8 Must-Haves for a Self-Tape Home Studio

Imagine you get an email from your agent tonight requesting a self-tape for a huge role that’s due first thing tomorrow morning. How do you react?

Do you do your happy dance, confidently record at home with the correct equipment, and send your agent a professional quality self-tape ahead of the deadline? Or do you panic because you don’t have any lights (or other elements you need) and cobble something together that you’ll ultimately need to redo so your agent can submit it?

If you’d react in the first way, well done! If you’d react in the second way, you need to up your self-tape game. A self-tape is crucial to your success as an actor and you need to be prepared when a last-minute request comes in. To make sure you’re ready when the requests come in, it’s useful to have a small, professional-grade setup in your home. Here’s everything you’ll need:

  1. Camera
    If you already have a smartphone, this is a one and done! Smartphones have awesome cameras now. Just make sure to shoot horizontally.
  2. Lights
    Good lighting makes a huge difference. If you have the room, you ideally want a three-point softbox set up. Realistically (especially in New York City where space is tight), you should invest in a ring light that’s small enough to store in tiny apartments and will light up your face beautifully. There’s no need for an extra stand because your phone attaches to the inside of it. You can find these in a range of prices, so do your research. If you can, I recommend trying some out before buying.
  3. Tripod and/or Light Stand
    If you use the three-point lighting setup mentioned above, you’ll need a tripod for your phone as well as stands for your lights. If you use the ring light, you’ll only need one light stand. You can find an inexpensive tripod or light stand on Amazon or at B&H.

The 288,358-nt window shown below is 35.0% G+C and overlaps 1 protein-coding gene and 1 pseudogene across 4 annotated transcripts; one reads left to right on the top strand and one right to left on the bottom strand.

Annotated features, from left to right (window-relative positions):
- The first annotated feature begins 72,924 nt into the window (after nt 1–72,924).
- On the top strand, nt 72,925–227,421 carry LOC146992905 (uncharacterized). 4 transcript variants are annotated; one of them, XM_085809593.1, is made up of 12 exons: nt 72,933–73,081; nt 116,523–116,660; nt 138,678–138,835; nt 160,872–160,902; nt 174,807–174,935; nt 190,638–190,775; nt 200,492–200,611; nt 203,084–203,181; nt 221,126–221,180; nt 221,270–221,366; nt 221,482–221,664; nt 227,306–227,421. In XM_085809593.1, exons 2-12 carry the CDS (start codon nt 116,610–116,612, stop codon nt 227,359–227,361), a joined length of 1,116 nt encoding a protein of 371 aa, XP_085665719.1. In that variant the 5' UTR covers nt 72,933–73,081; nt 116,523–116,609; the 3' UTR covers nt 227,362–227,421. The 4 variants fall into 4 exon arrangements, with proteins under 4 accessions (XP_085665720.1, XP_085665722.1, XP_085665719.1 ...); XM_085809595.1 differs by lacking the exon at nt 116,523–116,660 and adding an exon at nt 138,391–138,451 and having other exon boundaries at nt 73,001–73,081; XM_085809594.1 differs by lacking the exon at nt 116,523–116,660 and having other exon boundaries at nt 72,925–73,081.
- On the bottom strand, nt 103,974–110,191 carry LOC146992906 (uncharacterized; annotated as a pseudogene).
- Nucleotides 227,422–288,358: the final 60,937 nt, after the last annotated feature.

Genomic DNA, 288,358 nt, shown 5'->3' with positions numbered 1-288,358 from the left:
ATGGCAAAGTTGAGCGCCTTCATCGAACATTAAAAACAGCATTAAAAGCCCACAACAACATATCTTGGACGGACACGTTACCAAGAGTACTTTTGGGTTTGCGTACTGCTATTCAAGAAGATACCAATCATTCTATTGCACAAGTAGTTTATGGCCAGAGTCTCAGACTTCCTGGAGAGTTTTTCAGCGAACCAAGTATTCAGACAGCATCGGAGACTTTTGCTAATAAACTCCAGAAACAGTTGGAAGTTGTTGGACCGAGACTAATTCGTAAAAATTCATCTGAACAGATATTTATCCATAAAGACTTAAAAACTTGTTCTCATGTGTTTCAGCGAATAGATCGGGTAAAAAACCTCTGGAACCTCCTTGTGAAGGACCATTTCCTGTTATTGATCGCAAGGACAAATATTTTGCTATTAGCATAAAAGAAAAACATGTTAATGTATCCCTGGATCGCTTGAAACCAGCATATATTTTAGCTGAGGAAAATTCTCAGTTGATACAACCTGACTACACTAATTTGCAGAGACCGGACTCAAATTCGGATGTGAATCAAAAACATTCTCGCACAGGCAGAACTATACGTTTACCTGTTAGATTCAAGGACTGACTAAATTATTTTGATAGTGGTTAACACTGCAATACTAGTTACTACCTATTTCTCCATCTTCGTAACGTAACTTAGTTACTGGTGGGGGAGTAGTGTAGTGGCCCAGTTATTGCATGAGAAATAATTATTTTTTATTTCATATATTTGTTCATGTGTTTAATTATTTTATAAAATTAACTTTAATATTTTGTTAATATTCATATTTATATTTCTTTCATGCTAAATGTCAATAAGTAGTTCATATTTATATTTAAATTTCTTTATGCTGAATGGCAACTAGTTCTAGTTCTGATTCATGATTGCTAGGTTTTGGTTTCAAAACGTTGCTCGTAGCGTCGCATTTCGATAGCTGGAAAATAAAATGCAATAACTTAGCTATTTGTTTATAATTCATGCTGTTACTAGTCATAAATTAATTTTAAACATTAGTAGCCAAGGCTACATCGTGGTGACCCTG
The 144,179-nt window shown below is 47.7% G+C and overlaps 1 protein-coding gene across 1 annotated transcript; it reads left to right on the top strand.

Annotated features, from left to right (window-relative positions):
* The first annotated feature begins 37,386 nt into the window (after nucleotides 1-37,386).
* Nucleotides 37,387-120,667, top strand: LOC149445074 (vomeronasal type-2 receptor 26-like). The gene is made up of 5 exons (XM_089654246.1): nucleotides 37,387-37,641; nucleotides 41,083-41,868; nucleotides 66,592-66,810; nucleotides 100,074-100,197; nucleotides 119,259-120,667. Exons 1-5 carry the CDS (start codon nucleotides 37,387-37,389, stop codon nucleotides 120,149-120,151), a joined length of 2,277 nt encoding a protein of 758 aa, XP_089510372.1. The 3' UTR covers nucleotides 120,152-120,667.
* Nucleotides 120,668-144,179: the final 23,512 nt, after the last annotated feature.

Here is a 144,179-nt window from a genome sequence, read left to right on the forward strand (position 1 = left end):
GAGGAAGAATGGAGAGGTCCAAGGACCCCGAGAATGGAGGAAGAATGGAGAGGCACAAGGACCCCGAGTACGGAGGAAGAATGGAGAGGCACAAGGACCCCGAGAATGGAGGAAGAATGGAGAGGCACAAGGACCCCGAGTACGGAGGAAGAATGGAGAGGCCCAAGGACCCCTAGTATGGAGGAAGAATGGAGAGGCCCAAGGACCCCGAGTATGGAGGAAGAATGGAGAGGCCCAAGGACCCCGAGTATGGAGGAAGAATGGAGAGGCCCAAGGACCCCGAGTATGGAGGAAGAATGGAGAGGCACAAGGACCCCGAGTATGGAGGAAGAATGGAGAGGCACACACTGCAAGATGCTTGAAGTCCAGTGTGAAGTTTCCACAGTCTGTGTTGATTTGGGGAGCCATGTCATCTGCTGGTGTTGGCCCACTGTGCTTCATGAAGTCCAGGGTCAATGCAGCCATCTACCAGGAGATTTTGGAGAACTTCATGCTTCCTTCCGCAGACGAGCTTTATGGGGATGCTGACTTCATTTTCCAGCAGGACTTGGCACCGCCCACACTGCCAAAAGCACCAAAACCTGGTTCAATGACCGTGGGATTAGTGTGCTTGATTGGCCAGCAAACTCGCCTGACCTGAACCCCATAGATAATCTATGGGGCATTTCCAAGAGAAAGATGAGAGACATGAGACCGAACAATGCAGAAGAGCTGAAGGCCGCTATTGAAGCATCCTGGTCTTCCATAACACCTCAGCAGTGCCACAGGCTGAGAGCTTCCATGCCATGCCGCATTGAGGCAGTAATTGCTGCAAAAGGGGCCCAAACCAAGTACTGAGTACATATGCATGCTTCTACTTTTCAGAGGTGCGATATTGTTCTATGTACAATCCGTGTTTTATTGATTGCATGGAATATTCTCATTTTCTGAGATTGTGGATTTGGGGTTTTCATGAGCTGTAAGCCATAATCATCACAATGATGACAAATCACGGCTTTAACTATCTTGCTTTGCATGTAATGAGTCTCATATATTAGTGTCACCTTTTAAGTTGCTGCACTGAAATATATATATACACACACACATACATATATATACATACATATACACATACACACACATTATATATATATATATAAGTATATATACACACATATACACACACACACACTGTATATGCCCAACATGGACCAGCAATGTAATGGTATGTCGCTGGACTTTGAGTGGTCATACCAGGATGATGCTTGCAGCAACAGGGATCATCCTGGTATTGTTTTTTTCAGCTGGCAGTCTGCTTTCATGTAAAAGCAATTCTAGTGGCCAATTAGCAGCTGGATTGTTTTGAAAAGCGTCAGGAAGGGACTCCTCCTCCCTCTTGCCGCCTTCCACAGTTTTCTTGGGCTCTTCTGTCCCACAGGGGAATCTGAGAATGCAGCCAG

4. Smartphone Tripod Adapter
    You’ll need an adapter to attach your phone to the tripod or ring light. I learned this the hard way when I couldn’t figure out how to attach my phone during a last-minute audition. Learn from my mistake and buy one ahead of time.
  5. Microphone
    Sound is usually the last thing people think of when doing videos, but bad sound can have a huge impact—and not in a good way. Do yourself a favor and invest in a lavalier microphone.
  6. Backdrop
    A blank wall in a neutral color is the best self-tape backdrop. If you don’t have uninterrupted blank wall space, a blue screen or muslin photography backdrop is necessary. You could also hang a plain sheet behind you, but make sure you iron out any wrinkles!
  7. Editing Software
    You’ll need to use software to edit and export your video. I have a Mac so I use iMovie. If you’re a PC user, try HitFilm.
  8. Reader
    It’s always best to have an actor read with you. Reach out to your friends and colleagues and set up a reader circle. Make yourselves available to read for each other as auditions come up.
I know this seems like a lot, so I put together a checklist that you can print out. You can grab it here. 


Fill in the form below to grab your free checklist!

Once you have all your gear, I recommend doing some practice runs. This way, you’ll be a pro at setting everything up and when that late-night email comes in, you’ll be able to knock out your tape without any added stress.

A casting director won’t be able to focus on your acting if they can’t see or hear you properly, so work out these technical elements before the need for a self-tape arises. That way, you can ensure nothing will distract the viewer from your work.

Originally published on Backstage.com